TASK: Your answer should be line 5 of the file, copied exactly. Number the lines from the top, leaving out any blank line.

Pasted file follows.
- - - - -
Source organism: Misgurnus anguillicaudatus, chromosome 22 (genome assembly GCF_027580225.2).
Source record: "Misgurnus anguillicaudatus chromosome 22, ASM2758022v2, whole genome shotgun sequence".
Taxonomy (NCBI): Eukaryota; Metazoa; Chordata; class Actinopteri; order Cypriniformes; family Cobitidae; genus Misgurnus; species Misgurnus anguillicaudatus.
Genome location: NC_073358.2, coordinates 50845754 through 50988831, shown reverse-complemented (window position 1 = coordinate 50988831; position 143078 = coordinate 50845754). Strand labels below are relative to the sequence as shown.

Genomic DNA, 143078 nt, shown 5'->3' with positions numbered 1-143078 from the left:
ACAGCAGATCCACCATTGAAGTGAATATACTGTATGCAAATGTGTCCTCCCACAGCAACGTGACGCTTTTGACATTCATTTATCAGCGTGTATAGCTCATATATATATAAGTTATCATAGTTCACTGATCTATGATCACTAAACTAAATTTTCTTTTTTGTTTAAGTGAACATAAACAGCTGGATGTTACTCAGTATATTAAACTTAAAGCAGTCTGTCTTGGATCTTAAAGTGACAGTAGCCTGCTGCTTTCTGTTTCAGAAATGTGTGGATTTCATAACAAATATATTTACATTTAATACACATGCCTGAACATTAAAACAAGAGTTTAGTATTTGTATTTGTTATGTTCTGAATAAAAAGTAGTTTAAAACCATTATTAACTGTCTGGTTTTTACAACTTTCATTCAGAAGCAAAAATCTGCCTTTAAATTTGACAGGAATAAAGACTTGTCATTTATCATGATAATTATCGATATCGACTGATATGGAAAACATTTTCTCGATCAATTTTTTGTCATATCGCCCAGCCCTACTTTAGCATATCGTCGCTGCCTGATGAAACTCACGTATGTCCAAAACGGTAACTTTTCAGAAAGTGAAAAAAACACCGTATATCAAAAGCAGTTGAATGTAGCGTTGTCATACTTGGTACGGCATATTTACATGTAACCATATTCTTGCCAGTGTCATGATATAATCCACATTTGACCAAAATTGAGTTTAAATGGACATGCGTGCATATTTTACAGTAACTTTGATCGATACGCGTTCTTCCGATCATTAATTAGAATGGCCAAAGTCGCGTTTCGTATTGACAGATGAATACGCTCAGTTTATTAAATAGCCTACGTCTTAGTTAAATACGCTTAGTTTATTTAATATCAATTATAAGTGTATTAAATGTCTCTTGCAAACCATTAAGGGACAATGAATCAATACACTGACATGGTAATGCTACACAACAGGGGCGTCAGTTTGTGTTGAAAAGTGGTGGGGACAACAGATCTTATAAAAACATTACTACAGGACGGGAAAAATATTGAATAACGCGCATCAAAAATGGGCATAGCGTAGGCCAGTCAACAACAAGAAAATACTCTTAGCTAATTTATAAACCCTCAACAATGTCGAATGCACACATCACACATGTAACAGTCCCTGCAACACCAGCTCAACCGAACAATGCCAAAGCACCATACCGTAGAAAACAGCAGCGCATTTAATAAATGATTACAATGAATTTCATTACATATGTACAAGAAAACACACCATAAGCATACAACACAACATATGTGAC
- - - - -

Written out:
Genomic DNA, 143078 nt, shown 5'->3' with positions numbered 1-143078 from the left: